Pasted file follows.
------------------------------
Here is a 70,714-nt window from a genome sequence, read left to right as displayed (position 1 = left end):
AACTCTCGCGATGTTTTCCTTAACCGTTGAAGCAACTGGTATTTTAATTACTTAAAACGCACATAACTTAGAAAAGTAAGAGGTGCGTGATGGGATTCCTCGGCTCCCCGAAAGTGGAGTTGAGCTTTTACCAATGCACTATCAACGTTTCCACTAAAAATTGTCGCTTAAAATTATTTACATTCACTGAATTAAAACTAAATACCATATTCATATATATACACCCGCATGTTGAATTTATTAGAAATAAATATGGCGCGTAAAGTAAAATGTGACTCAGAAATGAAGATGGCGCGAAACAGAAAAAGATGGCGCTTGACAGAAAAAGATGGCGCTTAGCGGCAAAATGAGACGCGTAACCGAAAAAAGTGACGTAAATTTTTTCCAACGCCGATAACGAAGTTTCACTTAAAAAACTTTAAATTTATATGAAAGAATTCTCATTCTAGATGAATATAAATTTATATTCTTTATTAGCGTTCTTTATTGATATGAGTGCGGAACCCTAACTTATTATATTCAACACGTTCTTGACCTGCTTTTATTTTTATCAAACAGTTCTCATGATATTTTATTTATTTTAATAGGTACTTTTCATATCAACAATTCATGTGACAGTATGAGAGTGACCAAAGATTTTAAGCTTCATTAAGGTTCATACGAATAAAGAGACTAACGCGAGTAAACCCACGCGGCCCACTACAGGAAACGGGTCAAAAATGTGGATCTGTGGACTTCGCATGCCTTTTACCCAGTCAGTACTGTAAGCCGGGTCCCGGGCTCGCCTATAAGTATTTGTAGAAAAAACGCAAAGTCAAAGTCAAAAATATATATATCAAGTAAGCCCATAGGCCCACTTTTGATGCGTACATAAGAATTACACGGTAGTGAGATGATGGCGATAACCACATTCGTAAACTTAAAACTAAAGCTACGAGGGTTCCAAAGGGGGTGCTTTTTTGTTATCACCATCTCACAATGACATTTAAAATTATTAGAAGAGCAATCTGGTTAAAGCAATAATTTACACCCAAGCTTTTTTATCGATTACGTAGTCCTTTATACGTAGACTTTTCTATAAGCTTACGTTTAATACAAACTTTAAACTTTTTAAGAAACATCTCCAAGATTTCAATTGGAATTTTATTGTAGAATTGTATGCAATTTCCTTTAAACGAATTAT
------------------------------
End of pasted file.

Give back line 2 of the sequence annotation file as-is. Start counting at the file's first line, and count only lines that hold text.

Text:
AACTCTCGCGATGTTTTCCTTAACCGTTGAAGCAACTGGTATTTTAATTACTTAAAACGCACATAACTTAGAAAAGTAAGAGGTGCGTGATGGGATTCCTCGGCTCCCCGAAAGTGGAGTTGAGCTTTTACCAATGCACTATCAACGTTTCCACTAAAAATTGTCGCTTAAAATTATTTACATTCACTGAATTAAAACTAAATACCATATTCATATATATACACCCGCATGTTGAATTTATTAGAAATAAATATGGCGCGTAAAGTAAAATGTGACTCAGAAATGAAGATGGCGCGAAACAGAAAAAGATGGCGCTTGACAGAAAAAGATGGCGCTTAGCGGCAAAATGAGACGCGTAACCGAAAAAAGTGACGTAAATTTTTTCCAACGCCGATAACGAAGTTTCACTTAAAAAACTTTAAATTTATATGAAAGAATTCTCATTCTAGATGAATATAAATTTATATTCTTTATTAGCGTTCTTTATTGATATGAGTGCGGAACCCTAACTTATTATATTCAACACGTTCTTGACCTGCTTTTATTTTTATCAAACAGTTCTCATGATATTTTATTTATTTTAATAGGTACTTTTCATATCAACAATTCATGTGACAGTATGAGAGTGACCAAAGATTTTAAGCTTCATTAAGGTTCATACGAATAAAGAGACTAACGCGAGTAAACCCACGCGGCCCACTACAGGAAACGGGTCAAAAATGTGGATCTGTGGACTTCGCATGCCTTTTACCCAGTCAGTACTGTAAGCCGGGTCCCGGGCTCGCCTATAAGTATTTGTAGAAAAAACGCAAAGTCAAAGTCAAAAATATATATATCAAGTAAGCCCATAGGCCCACTTTTGATGCGTACATAAGAATTACACGGTAGTGAGATGATGGCGATAACCACATTCGTAAACTTAAAACTAAAGCTACGAGGGTTCCAAAGGGGGTGCTTTTTTGTTATCACCATCTCACAATGACATTTAAAATTATTAGAAGAGCAATCTGGTTAAAGCAATAATTTACACCCAAGCTTTTTTATCGATTACGTAGTCCTTTATACGTAGACTTTTCTATAAGCTTACGTTTAATACAAACTTTAAACTTTTTAAGAAACATCTCCAAGATTTCAATTGGAATTTTATTGTAGAATTGTATGCAATTTCCTTTAAACGAATTAT